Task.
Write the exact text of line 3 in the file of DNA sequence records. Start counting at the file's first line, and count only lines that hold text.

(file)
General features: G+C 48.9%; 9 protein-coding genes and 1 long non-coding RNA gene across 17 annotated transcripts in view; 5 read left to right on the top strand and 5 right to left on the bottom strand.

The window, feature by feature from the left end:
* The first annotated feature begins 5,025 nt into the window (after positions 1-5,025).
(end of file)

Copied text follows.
* The first annotated feature begins 5,025 nt into the window (after positions 1-5,025).